Philosophers and social scientists will welcome this highly original discussion of Max Weber's analysis of the objectivity of social science. Guy Oakes traces the vital connection between Weber's methodology and the work of philosopher Heinrich Rickert, reconstructing Rickert's notoriously difficult concepts in order to isolate the important, and until now poorly understood, roots of problems in Weber's own work.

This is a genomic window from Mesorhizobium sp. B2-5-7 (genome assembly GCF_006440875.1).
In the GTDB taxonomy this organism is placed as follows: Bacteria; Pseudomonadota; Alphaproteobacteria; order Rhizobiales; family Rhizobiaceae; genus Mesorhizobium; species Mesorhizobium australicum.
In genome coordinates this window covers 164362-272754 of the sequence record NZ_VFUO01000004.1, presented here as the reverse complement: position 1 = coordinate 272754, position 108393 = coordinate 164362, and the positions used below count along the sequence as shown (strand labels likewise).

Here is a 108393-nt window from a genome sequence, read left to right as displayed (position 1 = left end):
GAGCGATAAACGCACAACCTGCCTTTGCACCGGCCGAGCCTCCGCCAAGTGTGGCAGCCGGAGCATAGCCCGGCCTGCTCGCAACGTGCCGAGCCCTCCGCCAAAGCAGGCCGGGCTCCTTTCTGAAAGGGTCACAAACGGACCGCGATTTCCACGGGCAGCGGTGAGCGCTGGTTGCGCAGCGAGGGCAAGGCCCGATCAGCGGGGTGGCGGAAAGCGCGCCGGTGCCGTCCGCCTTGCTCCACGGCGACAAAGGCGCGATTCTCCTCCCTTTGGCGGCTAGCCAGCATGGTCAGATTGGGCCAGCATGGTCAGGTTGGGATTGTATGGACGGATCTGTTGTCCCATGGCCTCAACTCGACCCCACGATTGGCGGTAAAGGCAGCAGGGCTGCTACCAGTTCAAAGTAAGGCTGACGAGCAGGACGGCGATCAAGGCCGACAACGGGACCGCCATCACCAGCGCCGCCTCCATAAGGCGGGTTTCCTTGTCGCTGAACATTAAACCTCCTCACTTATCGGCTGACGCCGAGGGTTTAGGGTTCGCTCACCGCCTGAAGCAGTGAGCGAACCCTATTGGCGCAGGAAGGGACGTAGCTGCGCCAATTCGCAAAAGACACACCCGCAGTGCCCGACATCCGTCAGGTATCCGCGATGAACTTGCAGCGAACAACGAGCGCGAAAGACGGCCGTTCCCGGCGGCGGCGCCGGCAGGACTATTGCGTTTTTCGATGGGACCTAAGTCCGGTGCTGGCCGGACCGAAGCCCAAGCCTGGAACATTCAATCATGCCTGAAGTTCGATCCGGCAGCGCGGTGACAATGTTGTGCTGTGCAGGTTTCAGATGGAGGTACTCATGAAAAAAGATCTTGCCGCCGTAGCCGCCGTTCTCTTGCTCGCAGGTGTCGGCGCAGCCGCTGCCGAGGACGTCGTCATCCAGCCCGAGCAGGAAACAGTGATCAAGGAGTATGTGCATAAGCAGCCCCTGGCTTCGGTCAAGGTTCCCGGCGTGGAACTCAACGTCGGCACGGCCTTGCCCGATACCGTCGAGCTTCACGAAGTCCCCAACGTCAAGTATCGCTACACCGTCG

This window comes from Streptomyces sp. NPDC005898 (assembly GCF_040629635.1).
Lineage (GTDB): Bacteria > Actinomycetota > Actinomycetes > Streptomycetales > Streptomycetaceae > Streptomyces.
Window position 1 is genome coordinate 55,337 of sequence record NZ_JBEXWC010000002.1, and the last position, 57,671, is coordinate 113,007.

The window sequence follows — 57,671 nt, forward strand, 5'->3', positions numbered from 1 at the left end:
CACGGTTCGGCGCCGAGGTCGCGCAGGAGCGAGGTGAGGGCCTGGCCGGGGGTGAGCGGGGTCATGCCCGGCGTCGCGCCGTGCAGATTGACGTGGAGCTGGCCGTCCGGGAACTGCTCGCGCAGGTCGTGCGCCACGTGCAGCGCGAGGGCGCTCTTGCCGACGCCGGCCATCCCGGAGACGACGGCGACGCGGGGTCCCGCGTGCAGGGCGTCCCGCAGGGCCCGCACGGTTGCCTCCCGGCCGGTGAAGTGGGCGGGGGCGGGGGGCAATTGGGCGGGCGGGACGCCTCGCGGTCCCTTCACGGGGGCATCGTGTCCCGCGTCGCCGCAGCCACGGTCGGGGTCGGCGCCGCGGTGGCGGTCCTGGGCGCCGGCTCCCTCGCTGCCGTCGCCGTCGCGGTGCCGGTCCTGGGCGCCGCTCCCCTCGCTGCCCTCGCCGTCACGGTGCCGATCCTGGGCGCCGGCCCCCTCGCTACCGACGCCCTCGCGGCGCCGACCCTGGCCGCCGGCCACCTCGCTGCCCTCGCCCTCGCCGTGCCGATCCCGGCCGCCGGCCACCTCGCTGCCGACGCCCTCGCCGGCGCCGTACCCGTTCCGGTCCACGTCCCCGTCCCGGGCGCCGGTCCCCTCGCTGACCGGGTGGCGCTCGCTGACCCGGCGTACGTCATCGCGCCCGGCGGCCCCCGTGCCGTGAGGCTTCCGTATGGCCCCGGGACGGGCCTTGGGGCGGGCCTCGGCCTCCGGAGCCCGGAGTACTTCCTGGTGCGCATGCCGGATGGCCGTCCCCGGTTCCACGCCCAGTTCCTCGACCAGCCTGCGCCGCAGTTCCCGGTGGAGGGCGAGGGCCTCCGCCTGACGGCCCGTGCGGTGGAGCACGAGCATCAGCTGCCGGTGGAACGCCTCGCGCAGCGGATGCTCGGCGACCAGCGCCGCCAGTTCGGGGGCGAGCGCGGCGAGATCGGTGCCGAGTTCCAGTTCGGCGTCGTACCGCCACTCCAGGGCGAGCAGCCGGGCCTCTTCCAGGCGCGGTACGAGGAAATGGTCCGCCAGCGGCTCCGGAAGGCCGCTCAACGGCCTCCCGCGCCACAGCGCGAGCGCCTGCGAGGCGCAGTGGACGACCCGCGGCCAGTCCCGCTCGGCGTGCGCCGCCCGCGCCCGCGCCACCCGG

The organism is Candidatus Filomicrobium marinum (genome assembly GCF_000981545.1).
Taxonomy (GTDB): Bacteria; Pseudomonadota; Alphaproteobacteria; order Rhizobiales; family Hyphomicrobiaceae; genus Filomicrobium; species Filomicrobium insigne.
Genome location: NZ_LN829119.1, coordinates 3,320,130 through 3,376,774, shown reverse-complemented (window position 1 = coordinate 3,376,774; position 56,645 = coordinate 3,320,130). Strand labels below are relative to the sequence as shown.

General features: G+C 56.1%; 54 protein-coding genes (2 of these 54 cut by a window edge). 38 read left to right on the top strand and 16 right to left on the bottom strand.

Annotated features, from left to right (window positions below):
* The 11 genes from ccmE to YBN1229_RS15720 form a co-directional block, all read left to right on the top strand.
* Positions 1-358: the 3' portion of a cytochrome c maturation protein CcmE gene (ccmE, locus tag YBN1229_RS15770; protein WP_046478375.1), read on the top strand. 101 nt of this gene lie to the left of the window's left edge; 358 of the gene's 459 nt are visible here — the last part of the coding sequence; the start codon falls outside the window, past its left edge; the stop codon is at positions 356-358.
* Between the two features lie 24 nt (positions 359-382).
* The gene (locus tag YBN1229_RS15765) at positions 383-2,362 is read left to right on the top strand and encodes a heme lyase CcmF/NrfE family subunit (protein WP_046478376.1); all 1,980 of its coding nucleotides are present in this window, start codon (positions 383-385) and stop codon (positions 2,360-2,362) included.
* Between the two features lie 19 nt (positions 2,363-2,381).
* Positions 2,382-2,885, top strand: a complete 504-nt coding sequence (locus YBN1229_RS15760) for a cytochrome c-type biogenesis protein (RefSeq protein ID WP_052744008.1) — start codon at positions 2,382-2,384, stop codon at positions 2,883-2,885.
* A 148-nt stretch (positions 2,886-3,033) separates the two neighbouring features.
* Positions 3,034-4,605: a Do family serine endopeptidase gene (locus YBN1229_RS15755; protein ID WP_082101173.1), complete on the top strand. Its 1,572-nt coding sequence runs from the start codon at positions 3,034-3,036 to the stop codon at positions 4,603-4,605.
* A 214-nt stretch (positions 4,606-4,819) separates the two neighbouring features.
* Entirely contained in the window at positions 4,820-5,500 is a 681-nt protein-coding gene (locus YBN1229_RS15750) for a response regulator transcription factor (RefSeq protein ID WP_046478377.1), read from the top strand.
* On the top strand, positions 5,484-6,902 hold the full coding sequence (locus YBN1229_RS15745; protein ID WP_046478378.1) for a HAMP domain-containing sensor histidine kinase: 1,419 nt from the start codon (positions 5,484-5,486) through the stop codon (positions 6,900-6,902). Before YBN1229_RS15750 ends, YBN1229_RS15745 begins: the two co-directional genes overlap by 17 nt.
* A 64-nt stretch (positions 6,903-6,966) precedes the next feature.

About the Author
Guy Oakes teaches social philosophy at Monmouth College and sociology at the New School for Social Research.
"[Oakes'] contention that Weber's methodology is logically dependent on Rickert's value philosophy, that Rickert cannot solve the problem of the objectivity of values, and that Weber's methodology therefore fails is provocative, and it is put forward in such a substantiated manner that it elevates the discussion surrounding Weber's methodology to a new level."
—Wolfgang Schluchter, Institut f